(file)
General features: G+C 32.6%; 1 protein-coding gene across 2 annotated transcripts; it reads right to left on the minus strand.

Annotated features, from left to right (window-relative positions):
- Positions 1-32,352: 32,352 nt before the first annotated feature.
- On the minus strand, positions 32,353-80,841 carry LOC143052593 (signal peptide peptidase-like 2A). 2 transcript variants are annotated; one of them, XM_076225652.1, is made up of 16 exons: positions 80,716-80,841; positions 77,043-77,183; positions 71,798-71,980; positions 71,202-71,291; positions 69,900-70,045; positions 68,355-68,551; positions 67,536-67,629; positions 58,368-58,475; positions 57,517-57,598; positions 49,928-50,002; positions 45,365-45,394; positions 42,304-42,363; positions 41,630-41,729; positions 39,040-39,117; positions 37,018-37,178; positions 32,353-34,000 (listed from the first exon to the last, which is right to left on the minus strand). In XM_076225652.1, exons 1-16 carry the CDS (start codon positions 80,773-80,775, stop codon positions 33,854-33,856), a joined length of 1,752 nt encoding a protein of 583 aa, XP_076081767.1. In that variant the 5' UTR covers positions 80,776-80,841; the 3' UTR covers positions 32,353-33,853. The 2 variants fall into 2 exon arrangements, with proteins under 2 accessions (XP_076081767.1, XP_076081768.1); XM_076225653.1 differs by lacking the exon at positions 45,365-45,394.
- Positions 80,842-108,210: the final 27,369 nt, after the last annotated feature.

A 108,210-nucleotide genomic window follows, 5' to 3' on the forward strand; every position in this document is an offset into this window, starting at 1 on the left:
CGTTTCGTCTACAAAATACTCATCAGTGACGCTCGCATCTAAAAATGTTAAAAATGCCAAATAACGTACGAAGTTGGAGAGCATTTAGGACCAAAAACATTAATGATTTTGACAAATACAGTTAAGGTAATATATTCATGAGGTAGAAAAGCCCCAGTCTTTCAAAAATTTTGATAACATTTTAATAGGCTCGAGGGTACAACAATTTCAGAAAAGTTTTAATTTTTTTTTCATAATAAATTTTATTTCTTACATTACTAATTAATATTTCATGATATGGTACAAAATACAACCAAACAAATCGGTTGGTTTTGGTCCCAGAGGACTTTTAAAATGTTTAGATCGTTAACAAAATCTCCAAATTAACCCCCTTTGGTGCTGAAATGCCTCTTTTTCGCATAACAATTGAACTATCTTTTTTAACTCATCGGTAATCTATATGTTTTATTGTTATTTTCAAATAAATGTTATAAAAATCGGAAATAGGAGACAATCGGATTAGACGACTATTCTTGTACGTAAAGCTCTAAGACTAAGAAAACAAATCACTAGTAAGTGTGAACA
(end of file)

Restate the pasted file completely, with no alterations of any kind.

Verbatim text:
General features: G+C 32.6%; 1 protein-coding gene across 2 annotated transcripts; it reads right to left on the minus strand.

Annotated features, from left to right (window-relative positions):
- Positions 1-32,352: 32,352 nt before the first annotated feature.
- On the minus strand, positions 32,353-80,841 carry LOC143052593 (signal peptide peptidase-like 2A). 2 transcript variants are annotated; one of them, XM_076225652.1, is made up of 16 exons: positions 80,716-80,841; positions 77,043-77,183; positions 71,798-71,980; positions 71,202-71,291; positions 69,900-70,045; positions 68,355-68,551; positions 67,536-67,629; positions 58,368-58,475; positions 57,517-57,598; positions 49,928-50,002; positions 45,365-45,394; positions 42,304-42,363; positions 41,630-41,729; positions 39,040-39,117; positions 37,018-37,178; positions 32,353-34,000 (listed from the first exon to the last, which is right to left on the minus strand). In XM_076225652.1, exons 1-16 carry the CDS (start codon positions 80,773-80,775, stop codon positions 33,854-33,856), a joined length of 1,752 nt encoding a protein of 583 aa, XP_076081767.1. In that variant the 5' UTR covers positions 80,776-80,841; the 3' UTR covers positions 32,353-33,853. The 2 variants fall into 2 exon arrangements, with proteins under 2 accessions (XP_076081767.1, XP_076081768.1); XM_076225653.1 differs by lacking the exon at positions 45,365-45,394.
- Positions 80,842-108,210: the final 27,369 nt, after the last annotated feature.

A 108,210-nucleotide genomic window follows, 5' to 3' on the forward strand; every position in this document is an offset into this window, starting at 1 on the left:
CGTTTCGTCTACAAAATACTCATCAGTGACGCTCGCATCTAAAAATGTTAAAAATGCCAAATAACGTACGAAGTTGGAGAGCATTTAGGACCAAAAACATTAATGATTTTGACAAATACAGTTAAGGTAATATATTCATGAGGTAGAAAAGCCCCAGTCTTTCAAAAATTTTGATAACATTTTAATAGGCTCGAGGGTACAACAATTTCAGAAAAGTTTTAATTTTTTTTTCATAATAAATTTTATTTCTTACATTACTAATTAATATTTCATGATATGGTACAAAATACAACCAAACAAATCGGTTGGTTTTGGTCCCAGAGGACTTTTAAAATGTTTAGATCGTTAACAAAATCTCCAAATTAACCCCCTTTGGTGCTGAAATGCCTCTTTTTCGCATAACAATTGAACTATCTTTTTTAACTCATCGGTAATCTATATGTTTTATTGTTATTTTCAAATAAATGTTATAAAAATCGGAAATAGGAGACAATCGGATTAGACGACTATTCTTGTACGTAAAGCTCTAAGACTAAGAAAACAAATCACTAGTAAGTGTGAACA